Japan's national high school baseball tournament, which is held two times every year in March and August is by far the most popular amateur sports event in Japan, comparable to the NCAA national finals.
In Japan, Matsui became a high school legend for not swinging even once during five at-bats in the final game of his final tournament. In his previous nine games, he had hit four home runs in his first nine tournament games. But in the final, he was intentionally walked in all five appearances and never was given a chance to swing the bat.
In 1992, Seiryo High School, which Matsui attended, was one of the baseball elite schools in Japan. Seiryo advanced to the third round and faced another powerhouse, the Meitoku Gijuku High school. But before the game, the manager of Meitoku told his starting pitcher, "Walk him each time, no matter what."
Following the order, the pitcher walked him five times, even in a two-out, nobody on situation in the seventh inning. At each at-bat, fans booed louder and louder. At the same time, Matsui's name got bigger and bigger, even though his team lost the game.
On Sunday, after Matsui hit a home run and a single off his former teammates, he walked twice. It was not intentional, but everybody knows his history, so fans booed their own pitchers.
"They booed the umpire too," Yankees manager Joe Torre said with a smile.
Just before Saturday's game. His old teammate, Daisuke Motoki, was surprised a little bit because Matsui forgot his own nickname.
When the Yankees' batting practice started just before Saturday's game, some Giants came out to watch. Motoki, saw Matsui and shouted his old nickname, "Goji!" which is short for Godzilla.
But there was no reaction for a moment from Matsui, so Motoki repeated louder, "Goji, Goji!"
Finally, Matsui noticed, but Motoki said, "I guess he forgot his own nickname. He is so Americanized."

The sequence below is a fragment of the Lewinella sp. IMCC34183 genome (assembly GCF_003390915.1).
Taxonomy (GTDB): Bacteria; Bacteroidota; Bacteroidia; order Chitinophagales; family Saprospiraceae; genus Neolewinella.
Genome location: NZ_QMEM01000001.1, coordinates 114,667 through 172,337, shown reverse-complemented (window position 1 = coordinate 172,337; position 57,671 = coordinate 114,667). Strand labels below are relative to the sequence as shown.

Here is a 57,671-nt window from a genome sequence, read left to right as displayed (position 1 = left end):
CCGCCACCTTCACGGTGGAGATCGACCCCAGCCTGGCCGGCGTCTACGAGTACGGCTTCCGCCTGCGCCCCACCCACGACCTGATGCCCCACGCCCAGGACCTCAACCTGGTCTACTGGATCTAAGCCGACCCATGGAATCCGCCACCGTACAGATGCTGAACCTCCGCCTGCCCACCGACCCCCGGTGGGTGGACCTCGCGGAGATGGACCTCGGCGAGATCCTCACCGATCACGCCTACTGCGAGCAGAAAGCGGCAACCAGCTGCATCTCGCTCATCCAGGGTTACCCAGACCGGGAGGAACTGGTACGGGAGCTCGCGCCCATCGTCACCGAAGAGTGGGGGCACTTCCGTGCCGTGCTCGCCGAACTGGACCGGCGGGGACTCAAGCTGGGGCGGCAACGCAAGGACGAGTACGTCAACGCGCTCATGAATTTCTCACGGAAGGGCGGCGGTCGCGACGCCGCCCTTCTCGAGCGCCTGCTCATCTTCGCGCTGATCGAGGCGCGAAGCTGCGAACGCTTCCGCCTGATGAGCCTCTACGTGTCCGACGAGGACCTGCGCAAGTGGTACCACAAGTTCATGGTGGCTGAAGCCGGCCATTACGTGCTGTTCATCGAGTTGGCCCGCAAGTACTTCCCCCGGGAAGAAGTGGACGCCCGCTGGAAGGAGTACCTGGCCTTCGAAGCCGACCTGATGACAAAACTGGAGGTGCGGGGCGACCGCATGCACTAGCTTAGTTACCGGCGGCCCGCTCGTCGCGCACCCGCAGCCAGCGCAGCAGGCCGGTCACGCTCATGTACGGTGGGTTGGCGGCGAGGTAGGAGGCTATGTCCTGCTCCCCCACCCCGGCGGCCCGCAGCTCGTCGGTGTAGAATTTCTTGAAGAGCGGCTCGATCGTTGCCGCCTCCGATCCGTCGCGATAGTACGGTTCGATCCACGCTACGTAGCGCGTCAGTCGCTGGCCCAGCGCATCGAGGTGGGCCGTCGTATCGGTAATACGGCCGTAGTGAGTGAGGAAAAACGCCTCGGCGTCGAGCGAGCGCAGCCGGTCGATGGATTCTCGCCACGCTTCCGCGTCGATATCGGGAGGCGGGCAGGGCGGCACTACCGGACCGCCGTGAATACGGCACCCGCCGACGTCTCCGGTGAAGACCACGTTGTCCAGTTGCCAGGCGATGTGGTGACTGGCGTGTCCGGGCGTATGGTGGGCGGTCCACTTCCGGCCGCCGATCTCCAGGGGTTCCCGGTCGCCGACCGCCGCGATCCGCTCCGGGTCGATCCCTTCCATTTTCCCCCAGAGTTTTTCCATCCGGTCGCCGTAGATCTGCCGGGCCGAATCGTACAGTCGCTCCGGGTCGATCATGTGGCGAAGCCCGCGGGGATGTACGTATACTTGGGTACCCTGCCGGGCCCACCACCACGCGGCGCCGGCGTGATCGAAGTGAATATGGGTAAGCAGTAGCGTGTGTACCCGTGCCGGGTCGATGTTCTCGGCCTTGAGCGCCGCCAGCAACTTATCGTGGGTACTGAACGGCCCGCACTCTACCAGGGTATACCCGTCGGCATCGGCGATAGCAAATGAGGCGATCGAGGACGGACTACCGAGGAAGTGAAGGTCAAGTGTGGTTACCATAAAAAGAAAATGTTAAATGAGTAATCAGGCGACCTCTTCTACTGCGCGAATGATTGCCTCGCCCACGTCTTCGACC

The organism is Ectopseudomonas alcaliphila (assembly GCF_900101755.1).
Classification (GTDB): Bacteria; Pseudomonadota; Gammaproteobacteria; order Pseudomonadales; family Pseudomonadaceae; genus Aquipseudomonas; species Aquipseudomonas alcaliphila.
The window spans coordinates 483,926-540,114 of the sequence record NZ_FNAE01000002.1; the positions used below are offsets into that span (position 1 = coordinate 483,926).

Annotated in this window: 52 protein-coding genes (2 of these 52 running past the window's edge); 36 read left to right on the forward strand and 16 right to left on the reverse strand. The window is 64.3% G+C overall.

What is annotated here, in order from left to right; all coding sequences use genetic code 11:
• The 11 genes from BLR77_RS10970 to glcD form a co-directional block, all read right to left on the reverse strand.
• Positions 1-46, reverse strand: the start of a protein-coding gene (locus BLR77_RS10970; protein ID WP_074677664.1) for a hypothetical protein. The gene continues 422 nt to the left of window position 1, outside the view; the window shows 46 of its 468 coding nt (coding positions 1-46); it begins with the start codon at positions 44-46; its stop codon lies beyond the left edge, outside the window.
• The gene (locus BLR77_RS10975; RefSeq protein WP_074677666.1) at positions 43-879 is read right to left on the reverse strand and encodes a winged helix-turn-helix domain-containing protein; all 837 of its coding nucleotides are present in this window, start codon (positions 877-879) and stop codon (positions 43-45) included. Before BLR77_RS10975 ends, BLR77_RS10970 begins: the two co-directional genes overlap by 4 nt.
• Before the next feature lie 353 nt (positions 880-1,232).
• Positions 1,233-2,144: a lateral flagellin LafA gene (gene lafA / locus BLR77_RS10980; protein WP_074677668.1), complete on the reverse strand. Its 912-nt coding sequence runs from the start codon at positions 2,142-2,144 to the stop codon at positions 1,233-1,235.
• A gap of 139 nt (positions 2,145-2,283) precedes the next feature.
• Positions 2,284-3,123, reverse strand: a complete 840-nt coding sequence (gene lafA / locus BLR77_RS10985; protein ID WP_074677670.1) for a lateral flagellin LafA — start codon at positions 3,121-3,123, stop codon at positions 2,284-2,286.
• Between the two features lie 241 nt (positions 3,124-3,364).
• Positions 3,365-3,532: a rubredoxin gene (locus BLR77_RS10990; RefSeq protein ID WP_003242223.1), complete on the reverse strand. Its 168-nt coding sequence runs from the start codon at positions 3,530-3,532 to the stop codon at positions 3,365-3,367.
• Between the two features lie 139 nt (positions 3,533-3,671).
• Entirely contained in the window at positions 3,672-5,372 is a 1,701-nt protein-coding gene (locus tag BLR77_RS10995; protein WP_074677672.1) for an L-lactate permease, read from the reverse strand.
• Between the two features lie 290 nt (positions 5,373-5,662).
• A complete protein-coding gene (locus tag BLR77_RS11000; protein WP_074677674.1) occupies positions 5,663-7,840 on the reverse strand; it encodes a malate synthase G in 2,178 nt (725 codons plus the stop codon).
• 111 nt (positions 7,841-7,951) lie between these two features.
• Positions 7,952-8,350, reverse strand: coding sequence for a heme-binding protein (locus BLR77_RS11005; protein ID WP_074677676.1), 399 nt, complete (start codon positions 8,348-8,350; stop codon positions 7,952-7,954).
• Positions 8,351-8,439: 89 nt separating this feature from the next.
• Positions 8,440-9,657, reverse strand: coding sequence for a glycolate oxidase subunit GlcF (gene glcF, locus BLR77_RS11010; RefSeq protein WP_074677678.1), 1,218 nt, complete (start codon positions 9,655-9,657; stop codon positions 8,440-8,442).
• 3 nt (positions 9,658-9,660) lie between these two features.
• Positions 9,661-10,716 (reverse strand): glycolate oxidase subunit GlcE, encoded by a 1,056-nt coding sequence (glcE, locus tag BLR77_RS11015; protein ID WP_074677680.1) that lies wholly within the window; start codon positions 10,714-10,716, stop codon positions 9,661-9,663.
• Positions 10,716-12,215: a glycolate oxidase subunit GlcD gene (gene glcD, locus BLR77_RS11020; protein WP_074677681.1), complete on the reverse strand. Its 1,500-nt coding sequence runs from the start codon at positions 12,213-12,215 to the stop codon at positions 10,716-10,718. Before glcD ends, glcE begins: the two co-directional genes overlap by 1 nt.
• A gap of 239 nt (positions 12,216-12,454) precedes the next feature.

Masui, meanwhile, is taking it all in stride.
"I don't have a hometown in U.S., so, this is my homecoming, I feel really great except for the tight schedule." When he was asked about the crowds, he insisted, "It was great. At the same time, however, I was able to control my emotions and keep my focus." But he admitted, "Home run? Yes, the fans boosted me up a lot."
This year, however, he is sure to feel more at home in New York and the major leagues.
His real hometown, Neagari-cho, is supporting Matsui in a unique way.
Get this. If Neagari-cho residents go to the U.S. and watch their hometown hero at any U.S. stadium, the Town Hall will reimburse a part of the traveling cost, up to $300 per person if they bring their passport and the game ticket stub to prove it.
"Probably, we are going to cheer him by the Neagari dialect. If so, he may feel he is at home wherever he goes," said the PR director of Neagari-cho.
How about this time in Tokyo? Fans will have paid up to $250 for a ticket. Will it be paid also?
The director laughed and said, "Sorry, it is for games in the U.S. only."
Masayoshi Niwa lives in Seattle and covers baseball for Sports Yeah! magazine, Major.jp, Nikkei Shinbun, which are all based in Tokyo.